And so this dream for a home, is really a dream to craft an alter reality. Not a hermit’s escape, or a fearful retreat, but a purposeful building of a small, tangible world where the old ways still exist, where what is precious and what is ancient isn’t forgotten. It must have art, books, music, and God’s green earth free around it. And it must be available to those who hunger for the beauty and meaning so increasingly absent in our culture. In its essence, it is a shelter, a fortress, a keep, for the goodness of God made touchably present to people hungry to know him. Who knows when I’ll manage to find my little kingdom. Who knows where it will be.
No matter. It is a strong dream. A living dream. And I am determined to hold it close because somehow, I know it is wondrously right.
It is a singular pleasure to read really old books; they seem to have a special quality of endurance to have survived the fitful seasons of changing taste and opinion. There is an indefinable comfort in encountering the thoughts of people who loved God nearly half a century before me. After all, to have survived so long their thoughts must contain some pretty hearty truth about walking with God through his good earth. That is how it is with St. Teresa.
I was sitting in Border’s one day, and reached up to glance at the cover of a brightly colored book titled The Interior Castle. Next instant my hand faltered, my coffee jostled, and there were two dark stains on the crisp whiteness of the twenty dollar book. What was there to do but buy it?
Turns out God knew how dear a friend good St. Teresa would be to my soul as I journeyed along a path of prayer. The Interior Castle is St. Teresa’s vision of the mysterious castle of the soul and the journey of prayer we each make into it’s deepest rooms where the Beloved of our souls is waiting.
St. Teresa was a delightfully fiery bit of a woman who, upon having her supplies for a long journey lost in a swollen river, sat down on the bank, cocked her head to heaven and said, “if this is how God treats his friends, it’s no wonder he has so few”. And yet, it was she who spoke of God as the beloved of her soul, “His Majesty”, the great king, urging those around her to humility and gentleness as they sought him. Her humble, personal voice as she speaks of the mystical reality of prayer has been a close companion to me as I have sought God. Simply written, calling all Christians to journey deeper into the interior castle, this book has challenged me to examine my heart, and to seek God more purely. But it has also comforted me; for St. Teresa is quite convinced of the general frailty of humans in general and even more confident in the mercy of the Beloved who seeks to be known by them.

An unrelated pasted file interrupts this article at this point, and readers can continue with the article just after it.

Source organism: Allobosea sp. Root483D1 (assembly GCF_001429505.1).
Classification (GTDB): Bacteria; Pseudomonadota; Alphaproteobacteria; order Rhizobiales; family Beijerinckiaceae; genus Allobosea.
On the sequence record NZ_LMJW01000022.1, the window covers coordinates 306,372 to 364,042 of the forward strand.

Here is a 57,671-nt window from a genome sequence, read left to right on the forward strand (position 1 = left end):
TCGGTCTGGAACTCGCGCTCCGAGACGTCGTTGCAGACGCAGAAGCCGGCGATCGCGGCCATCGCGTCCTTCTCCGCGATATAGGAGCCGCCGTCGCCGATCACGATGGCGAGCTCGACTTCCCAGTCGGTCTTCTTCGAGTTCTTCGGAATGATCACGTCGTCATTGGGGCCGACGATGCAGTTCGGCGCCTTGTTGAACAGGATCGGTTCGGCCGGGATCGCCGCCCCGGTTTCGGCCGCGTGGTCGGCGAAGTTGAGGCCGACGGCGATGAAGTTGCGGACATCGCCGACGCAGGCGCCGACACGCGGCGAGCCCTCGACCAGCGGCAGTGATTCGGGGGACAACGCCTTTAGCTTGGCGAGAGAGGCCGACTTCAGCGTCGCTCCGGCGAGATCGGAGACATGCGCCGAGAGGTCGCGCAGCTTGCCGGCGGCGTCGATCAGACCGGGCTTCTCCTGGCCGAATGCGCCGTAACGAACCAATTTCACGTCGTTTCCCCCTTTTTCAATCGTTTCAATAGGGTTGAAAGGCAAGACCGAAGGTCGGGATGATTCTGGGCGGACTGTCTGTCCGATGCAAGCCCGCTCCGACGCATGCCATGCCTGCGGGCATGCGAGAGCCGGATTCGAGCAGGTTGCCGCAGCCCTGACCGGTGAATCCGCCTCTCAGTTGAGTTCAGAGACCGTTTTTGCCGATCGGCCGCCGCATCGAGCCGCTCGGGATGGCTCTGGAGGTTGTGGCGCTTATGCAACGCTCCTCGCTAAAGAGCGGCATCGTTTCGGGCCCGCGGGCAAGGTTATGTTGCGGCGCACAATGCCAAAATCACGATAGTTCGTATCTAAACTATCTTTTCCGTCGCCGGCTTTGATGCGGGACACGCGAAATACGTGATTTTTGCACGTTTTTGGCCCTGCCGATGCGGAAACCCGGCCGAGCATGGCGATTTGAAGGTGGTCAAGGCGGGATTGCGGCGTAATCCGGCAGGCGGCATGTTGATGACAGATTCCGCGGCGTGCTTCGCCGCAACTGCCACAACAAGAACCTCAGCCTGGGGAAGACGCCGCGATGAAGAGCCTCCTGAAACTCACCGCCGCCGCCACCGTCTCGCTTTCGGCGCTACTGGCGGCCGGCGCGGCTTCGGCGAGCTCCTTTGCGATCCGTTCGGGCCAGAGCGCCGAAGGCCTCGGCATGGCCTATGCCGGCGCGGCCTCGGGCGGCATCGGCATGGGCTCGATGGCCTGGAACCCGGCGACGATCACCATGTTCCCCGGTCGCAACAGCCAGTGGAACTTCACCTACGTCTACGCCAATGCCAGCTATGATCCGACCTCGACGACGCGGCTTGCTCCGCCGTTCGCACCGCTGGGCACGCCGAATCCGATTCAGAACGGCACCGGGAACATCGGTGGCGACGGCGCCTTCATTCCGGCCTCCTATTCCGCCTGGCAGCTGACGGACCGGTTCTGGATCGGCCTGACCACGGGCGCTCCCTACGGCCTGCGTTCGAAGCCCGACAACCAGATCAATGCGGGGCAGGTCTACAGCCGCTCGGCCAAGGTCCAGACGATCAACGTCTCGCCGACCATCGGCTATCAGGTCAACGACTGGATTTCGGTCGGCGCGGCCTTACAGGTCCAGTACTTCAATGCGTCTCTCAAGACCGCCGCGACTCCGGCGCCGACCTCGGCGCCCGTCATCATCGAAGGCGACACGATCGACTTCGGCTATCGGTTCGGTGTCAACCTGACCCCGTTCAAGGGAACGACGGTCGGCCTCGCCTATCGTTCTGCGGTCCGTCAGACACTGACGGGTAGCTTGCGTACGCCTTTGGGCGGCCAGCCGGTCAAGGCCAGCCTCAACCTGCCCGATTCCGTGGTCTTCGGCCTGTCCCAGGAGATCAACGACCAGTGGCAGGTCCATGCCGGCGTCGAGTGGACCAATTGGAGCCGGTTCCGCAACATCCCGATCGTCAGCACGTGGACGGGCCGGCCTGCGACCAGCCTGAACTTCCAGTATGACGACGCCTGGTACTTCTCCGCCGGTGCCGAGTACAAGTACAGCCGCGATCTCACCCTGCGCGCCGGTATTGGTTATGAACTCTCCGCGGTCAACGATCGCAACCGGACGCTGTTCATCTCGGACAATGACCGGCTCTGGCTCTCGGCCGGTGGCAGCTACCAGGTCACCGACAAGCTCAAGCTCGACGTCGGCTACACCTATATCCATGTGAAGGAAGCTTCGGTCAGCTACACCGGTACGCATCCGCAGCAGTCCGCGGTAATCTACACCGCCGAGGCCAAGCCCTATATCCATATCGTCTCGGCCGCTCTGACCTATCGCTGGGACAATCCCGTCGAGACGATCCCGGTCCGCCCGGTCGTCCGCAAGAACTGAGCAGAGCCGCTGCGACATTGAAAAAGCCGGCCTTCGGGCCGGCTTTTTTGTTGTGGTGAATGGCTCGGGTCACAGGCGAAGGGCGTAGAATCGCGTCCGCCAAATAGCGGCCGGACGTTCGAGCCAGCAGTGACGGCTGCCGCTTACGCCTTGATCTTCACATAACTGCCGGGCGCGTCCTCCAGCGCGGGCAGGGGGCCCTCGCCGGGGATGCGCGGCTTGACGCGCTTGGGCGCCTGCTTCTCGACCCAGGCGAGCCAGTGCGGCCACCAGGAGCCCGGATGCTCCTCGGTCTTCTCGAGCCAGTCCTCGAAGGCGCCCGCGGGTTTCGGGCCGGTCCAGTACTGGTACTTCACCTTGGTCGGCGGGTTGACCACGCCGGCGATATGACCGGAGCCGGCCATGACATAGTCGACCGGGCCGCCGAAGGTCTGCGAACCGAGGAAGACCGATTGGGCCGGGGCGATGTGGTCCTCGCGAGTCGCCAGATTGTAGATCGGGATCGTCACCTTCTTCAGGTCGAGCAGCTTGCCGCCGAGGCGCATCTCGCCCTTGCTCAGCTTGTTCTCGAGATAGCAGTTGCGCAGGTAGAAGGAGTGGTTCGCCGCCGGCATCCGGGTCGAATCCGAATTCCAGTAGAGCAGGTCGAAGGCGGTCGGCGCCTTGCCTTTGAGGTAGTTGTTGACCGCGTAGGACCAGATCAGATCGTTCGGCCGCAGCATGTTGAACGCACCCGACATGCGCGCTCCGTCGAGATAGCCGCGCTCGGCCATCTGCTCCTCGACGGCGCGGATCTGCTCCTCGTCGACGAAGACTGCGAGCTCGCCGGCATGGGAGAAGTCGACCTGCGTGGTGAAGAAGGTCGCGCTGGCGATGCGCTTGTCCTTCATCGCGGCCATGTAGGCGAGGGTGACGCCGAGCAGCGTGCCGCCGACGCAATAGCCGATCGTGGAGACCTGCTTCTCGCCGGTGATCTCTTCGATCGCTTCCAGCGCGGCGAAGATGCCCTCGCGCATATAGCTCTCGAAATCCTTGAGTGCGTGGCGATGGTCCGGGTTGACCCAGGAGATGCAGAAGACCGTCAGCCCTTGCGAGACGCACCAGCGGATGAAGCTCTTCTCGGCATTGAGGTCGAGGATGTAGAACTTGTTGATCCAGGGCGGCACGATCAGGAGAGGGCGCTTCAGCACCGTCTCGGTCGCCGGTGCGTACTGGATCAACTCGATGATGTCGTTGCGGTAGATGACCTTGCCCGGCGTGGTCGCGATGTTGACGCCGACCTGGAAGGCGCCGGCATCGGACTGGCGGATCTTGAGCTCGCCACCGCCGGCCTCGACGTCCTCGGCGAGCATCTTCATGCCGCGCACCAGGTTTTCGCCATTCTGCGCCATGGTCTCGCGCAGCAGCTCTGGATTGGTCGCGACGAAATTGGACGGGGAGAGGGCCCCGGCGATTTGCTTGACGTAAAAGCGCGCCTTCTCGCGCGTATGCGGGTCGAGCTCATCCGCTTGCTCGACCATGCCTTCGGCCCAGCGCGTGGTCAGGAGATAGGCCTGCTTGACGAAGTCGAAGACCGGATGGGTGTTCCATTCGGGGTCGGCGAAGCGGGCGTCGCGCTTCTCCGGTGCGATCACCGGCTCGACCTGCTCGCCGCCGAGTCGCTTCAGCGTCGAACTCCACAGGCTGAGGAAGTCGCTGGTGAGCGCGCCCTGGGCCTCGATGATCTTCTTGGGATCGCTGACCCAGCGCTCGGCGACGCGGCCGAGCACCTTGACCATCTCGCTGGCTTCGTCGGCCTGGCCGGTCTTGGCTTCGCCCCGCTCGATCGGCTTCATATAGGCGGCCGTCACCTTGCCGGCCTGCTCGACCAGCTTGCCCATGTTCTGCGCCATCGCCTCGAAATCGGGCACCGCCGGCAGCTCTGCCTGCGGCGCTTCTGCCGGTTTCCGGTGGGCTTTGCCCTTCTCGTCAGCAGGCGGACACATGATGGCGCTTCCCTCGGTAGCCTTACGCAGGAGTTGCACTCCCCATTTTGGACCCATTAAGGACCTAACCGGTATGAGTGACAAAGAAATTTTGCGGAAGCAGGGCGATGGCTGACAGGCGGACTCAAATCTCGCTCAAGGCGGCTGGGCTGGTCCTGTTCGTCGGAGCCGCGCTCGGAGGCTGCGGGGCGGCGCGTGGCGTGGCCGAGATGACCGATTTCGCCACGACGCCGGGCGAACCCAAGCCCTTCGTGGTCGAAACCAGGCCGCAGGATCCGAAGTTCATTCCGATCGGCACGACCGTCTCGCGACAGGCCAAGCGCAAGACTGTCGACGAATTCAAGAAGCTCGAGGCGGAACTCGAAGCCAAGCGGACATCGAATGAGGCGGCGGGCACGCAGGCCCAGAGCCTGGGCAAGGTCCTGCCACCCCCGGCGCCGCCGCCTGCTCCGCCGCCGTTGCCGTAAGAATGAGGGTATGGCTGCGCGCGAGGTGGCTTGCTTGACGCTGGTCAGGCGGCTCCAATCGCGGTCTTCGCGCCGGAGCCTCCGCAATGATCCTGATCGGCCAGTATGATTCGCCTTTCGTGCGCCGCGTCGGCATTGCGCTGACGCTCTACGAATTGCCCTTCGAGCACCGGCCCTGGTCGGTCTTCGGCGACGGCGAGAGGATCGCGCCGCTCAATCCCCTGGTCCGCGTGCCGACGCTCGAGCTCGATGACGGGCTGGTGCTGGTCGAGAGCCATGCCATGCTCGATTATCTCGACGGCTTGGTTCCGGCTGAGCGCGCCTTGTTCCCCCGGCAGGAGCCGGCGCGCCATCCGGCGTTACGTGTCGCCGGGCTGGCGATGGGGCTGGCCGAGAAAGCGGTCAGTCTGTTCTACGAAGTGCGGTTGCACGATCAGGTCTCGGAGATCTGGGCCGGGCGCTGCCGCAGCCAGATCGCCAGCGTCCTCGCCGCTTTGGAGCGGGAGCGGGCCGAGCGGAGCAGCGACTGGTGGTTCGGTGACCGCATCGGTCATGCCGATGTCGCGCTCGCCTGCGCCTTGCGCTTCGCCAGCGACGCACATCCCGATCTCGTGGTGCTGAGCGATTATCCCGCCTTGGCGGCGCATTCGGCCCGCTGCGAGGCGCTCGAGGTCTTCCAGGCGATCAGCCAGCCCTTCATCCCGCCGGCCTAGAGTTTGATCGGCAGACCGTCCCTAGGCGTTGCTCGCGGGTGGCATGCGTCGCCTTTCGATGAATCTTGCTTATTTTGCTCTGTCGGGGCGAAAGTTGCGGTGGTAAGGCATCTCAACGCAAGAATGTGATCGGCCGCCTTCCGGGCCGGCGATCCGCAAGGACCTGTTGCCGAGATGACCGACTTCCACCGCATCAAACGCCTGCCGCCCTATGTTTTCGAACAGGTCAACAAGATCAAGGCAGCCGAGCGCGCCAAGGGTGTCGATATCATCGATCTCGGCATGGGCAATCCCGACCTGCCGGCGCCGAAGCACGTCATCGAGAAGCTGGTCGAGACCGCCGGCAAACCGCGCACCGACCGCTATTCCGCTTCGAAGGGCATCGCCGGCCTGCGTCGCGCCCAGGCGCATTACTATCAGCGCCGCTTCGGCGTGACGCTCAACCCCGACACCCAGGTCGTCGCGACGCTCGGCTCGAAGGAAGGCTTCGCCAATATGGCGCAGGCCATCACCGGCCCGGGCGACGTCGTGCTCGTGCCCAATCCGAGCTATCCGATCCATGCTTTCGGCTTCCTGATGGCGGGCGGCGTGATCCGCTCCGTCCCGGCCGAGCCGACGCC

The Interior Castle is a classic that deserves the enduring respect it has retained through the years, and St. Teresa is a friend worth keeping. If you are looking for a quiet voice to companion you in prayer, St. Teresa will share your journey toward the Beloved. She has certainly shared mine. Turns out those stray drops of coffee were the beginning of a precious friendship, the first steps of a journey with a companion who has led me deep into the castle of my own soul.
because it gives you the chance to love and to work and to play and to look up at the stars; to be satisfied with your posessions; to despise nothing in the world except falsehood and meanness, and to fear nothing except cowardice; to be governed by your admirations rather than by your disgusts; to covet nothing that is your neighbor’s except his kindness of heart and gentleness of manners; to think seldom of your enemies, often of your friends…and to spend as much time as you can, with body and with spirit. These are the little guideposts on the footpath to peace.
-Henry Van Dyke
The sky is blue. It is warm enough for a long walk. And I can actually hear birds singing. I think I may have to run outside rejoicing. After the incessant storms of this Colorado winter and the endless march of bone-chilling days, we have had a string of sun dappled days as precious to me as a string of pearls. My window is open as I type, the fresh air seeping into every corner of my room. Lord be praised! Winter is over and gone, at least for the moment.
Just in case you’re interested on this lovely day:
I’m guest posting a Lenten reflection over at Alastair.Adversaria; a blog I have enjoyed lurking about lately.